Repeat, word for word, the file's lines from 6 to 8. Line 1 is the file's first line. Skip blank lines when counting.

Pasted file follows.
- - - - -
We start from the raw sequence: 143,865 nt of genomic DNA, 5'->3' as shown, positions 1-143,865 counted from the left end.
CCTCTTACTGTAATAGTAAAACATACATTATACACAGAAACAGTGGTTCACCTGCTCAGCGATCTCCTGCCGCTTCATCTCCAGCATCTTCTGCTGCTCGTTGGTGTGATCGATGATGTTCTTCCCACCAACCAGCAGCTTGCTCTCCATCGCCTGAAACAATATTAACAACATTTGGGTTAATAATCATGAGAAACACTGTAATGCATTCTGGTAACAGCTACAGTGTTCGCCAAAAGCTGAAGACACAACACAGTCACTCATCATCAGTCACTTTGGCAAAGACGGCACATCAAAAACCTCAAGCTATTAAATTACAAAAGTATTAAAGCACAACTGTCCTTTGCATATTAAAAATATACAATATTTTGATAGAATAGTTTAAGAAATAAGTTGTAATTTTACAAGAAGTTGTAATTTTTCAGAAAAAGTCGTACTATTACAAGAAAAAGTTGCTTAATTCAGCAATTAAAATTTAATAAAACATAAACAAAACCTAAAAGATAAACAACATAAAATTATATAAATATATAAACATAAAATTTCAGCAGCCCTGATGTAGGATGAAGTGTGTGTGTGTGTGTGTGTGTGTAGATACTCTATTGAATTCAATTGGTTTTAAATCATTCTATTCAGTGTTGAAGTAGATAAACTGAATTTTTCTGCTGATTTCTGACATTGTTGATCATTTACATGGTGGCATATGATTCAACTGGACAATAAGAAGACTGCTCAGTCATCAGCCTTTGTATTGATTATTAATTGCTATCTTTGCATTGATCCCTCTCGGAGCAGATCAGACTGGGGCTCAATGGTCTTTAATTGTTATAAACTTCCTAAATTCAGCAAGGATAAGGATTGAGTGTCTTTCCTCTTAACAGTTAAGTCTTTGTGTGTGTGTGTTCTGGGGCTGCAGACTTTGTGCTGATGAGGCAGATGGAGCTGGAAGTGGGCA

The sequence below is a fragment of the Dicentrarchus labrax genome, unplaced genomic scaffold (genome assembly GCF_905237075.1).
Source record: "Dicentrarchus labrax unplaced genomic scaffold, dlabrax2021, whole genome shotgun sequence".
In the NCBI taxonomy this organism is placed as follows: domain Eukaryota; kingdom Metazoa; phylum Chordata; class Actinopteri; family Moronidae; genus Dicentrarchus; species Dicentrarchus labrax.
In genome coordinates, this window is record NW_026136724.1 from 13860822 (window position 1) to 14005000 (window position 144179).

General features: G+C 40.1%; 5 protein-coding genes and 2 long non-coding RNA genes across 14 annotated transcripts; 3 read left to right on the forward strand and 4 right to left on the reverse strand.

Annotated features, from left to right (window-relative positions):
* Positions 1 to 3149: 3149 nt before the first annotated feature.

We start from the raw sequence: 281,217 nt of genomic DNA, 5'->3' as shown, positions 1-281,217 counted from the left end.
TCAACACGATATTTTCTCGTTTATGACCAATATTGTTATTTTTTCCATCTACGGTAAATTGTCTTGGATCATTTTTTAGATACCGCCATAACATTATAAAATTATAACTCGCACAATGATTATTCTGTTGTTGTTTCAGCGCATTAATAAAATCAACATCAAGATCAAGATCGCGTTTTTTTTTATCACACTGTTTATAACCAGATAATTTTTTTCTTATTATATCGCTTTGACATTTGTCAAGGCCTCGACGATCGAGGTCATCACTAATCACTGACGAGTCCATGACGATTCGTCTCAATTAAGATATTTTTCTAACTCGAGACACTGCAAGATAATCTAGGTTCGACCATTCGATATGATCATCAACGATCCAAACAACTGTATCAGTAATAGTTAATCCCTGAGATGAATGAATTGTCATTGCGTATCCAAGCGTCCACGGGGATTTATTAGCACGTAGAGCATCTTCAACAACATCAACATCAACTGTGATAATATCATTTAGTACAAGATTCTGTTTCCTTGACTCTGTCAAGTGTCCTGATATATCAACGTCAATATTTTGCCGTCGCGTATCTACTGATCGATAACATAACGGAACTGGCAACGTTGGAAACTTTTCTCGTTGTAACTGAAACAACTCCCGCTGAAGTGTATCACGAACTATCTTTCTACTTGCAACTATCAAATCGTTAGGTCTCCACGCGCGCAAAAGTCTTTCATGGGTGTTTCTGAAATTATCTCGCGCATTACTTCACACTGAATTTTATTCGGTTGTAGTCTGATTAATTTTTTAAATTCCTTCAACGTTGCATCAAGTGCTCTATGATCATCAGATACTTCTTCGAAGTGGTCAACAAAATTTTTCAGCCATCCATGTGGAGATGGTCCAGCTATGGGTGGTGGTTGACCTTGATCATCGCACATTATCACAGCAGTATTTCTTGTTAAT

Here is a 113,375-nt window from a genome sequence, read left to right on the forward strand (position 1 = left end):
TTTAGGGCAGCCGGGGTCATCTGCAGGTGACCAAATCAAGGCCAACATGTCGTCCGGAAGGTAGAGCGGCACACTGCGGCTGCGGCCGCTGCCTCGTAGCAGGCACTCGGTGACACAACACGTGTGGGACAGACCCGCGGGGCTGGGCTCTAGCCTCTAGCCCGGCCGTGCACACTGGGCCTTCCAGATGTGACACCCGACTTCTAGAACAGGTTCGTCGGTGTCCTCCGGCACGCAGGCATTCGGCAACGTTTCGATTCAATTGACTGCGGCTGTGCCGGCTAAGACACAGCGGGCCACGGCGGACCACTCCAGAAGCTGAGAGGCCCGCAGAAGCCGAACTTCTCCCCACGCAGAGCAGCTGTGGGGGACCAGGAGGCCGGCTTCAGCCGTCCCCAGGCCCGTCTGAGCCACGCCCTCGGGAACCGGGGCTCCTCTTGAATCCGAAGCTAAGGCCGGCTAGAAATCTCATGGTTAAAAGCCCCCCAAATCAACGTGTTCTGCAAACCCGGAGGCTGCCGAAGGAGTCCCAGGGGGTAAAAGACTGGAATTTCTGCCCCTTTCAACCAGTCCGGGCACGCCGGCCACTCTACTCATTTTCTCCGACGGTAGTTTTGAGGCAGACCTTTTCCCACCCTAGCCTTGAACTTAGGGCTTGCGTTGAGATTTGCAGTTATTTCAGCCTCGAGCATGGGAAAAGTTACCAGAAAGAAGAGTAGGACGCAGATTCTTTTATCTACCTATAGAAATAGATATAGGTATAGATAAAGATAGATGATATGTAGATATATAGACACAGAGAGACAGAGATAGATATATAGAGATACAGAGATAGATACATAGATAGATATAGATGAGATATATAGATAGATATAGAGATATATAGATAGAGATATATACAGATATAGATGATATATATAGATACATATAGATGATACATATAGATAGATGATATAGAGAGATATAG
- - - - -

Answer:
In genome coordinates, this window is record NW_026136724.1 from 13860822 (window position 1) to 14005000 (window position 144179).

General features: G+C 40.1%; 5 protein-coding genes and 2 long non-coding RNA genes across 14 annotated transcripts; 3 read left to right on the forward strand and 4 right to left on the reverse strand.

Annotated features, from left to right (window-relative positions):